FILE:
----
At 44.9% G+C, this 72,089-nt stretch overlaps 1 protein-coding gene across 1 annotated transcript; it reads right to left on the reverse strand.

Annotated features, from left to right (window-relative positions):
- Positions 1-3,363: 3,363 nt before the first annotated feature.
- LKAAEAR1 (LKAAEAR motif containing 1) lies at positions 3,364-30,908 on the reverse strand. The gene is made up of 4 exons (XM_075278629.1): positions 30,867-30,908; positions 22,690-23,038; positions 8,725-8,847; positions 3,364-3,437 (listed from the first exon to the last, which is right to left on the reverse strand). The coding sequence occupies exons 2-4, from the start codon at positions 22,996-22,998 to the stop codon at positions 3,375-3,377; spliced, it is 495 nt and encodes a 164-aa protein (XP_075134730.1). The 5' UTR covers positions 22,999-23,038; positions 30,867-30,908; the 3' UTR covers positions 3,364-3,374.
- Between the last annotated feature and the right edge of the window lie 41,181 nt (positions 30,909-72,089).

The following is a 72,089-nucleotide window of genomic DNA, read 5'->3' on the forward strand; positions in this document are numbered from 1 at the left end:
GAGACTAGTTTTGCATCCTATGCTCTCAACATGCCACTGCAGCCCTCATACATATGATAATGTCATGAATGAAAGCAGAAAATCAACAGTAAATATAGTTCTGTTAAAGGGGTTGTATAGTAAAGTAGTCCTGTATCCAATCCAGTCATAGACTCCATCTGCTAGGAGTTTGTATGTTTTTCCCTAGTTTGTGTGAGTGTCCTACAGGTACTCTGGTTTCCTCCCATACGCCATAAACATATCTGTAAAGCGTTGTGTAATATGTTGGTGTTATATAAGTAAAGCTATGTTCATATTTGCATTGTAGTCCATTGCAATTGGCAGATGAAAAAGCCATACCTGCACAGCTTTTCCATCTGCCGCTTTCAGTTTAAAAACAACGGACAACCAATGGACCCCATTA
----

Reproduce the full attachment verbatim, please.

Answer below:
At 44.9% G+C, this 72,089-nt stretch overlaps 1 protein-coding gene across 1 annotated transcript; it reads right to left on the reverse strand.

Annotated features, from left to right (window-relative positions):
- Positions 1-3,363: 3,363 nt before the first annotated feature.
- LKAAEAR1 (LKAAEAR motif containing 1) lies at positions 3,364-30,908 on the reverse strand. The gene is made up of 4 exons (XM_075278629.1): positions 30,867-30,908; positions 22,690-23,038; positions 8,725-8,847; positions 3,364-3,437 (listed from the first exon to the last, which is right to left on the reverse strand). The coding sequence occupies exons 2-4, from the start codon at positions 22,996-22,998 to the stop codon at positions 3,375-3,377; spliced, it is 495 nt and encodes a 164-aa protein (XP_075134730.1). The 5' UTR covers positions 22,999-23,038; positions 30,867-30,908; the 3' UTR covers positions 3,364-3,374.
- Between the last annotated feature and the right edge of the window lie 41,181 nt (positions 30,909-72,089).

The following is a 72,089-nucleotide window of genomic DNA, read 5'->3' on the forward strand; positions in this document are numbered from 1 at the left end:
GAGACTAGTTTTGCATCCTATGCTCTCAACATGCCACTGCAGCCCTCATACATATGATAATGTCATGAATGAAAGCAGAAAATCAACAGTAAATATAGTTCTGTTAAAGGGGTTGTATAGTAAAGTAGTCCTGTATCCAATCCAGTCATAGACTCCATCTGCTAGGAGTTTGTATGTTTTTCCCTAGTTTGTGTGAGTGTCCTACAGGTACTCTGGTTTCCTCCCATACGCCATAAACATATCTGTAAAGCGTTGTGTAATATGTTGGTGTTATATAAGTAAAGCTATGTTCATATTTGCATTGTAGTCCATTGCAATTGGCAGATGAAAAAGCCATACCTGCACAGCTTTTCCATCTGCCGCTTTCAGTTTAAAAACAACGGACAACCAATGGACCCCATTA